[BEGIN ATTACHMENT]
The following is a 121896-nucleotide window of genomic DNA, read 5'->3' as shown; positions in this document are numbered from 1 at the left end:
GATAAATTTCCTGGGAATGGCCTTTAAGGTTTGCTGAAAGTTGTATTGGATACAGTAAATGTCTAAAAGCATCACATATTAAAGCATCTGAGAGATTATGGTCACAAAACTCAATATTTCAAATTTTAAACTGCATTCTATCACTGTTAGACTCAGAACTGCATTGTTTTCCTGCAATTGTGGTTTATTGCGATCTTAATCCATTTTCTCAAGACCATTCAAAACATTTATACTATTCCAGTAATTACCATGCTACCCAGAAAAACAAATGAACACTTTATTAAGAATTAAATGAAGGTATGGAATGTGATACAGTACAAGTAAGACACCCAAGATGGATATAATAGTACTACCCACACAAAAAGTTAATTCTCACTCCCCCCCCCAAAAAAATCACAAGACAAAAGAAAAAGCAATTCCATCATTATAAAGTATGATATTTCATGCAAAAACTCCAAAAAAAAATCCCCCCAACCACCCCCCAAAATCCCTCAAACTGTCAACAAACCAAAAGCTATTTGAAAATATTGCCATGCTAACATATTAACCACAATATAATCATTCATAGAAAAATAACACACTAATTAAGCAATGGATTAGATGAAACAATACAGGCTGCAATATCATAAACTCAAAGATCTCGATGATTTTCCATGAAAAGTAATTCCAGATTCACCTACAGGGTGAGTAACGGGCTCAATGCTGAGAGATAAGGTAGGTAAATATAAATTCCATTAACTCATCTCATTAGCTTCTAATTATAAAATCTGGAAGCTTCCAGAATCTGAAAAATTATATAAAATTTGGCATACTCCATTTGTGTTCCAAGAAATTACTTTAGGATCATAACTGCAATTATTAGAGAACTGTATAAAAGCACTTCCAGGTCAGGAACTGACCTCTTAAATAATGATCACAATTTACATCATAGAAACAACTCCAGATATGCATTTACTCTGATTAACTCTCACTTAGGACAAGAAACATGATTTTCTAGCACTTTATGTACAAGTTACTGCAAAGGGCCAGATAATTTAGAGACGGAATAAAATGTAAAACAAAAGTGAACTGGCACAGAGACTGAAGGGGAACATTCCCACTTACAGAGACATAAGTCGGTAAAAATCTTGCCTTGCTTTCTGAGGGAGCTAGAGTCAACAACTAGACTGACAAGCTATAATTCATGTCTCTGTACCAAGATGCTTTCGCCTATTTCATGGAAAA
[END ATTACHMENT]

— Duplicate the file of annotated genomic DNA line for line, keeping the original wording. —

The following is a 121896-nucleotide window of genomic DNA, read 5'->3' as shown; positions in this document are numbered from 1 at the left end:
GATAAATTTCCTGGGAATGGCCTTTAAGGTTTGCTGAAAGTTGTATTGGATACAGTAAATGTCTAAAAGCATCACATATTAAAGCATCTGAGAGATTATGGTCACAAAACTCAATATTTCAAATTTTAAACTGCATTCTATCACTGTTAGACTCAGAACTGCATTGTTTTCCTGCAATTGTGGTTTATTGCGATCTTAATCCATTTTCTCAAGACCATTCAAAACATTTATACTATTCCAGTAATTACCATGCTACCCAGAAAAACAAATGAACACTTTATTAAGAATTAAATGAAGGTATGGAATGTGATACAGTACAAGTAAGACACCCAAGATGGATATAATAGTACTACCCACACAAAAAGTTAATTCTCACTCCCCCCCCCAAAAAAATCACAAGACAAAAGAAAAAGCAATTCCATCATTATAAAGTATGATATTTCATGCAAAAACTCCAAAAAAAAATCCCCCCAACCACCCCCCAAAATCCCTCAAACTGTCAACAAACCAAAAGCTATTTGAAAATATTGCCATGCTAACATATTAACCACAATATAATCATTCATAGAAAAATAACACACTAATTAAGCAATGGATTAGATGAAACAATACAGGCTGCAATATCATAAACTCAAAGATCTCGATGATTTTCCATGAAAAGTAATTCCAGATTCACCTACAGGGTGAGTAACGGGCTCAATGCTGAGAGATAAGGTAGGTAAATATAAATTCCATTAACTCATCTCATTAGCTTCTAATTATAAAATCTGGAAGCTTCCAGAATCTGAAAAATTATATAAAATTTGGCATACTCCATTTGTGTTCCAAGAAATTACTTTAGGATCATAACTGCAATTATTAGAGAACTGTATAAAAGCACTTCCAGGTCAGGAACTGACCTCTTAAATAATGATCACAATTTACATCATAGAAACAACTCCAGATATGCATTTACTCTGATTAACTCTCACTTAGGACAAGAAACATGATTTTCTAGCACTTTATGTACAAGTTACTGCAAAGGGCCAGATAATTTAGAGACGGAATAAAATGTAAAACAAAAGTGAACTGGCACAGAGACTGAAGGGGAACATTCCCACTTACAGAGACATAAGTCGGTAAAAATCTTGCCTTGCTTTCTGAGGGAGCTAGAGTCAACAACTAGACTGACAAGCTATAATTCATGTCTCTGTACCAAGATGCTTTCGCCTATTTCATGGAAAA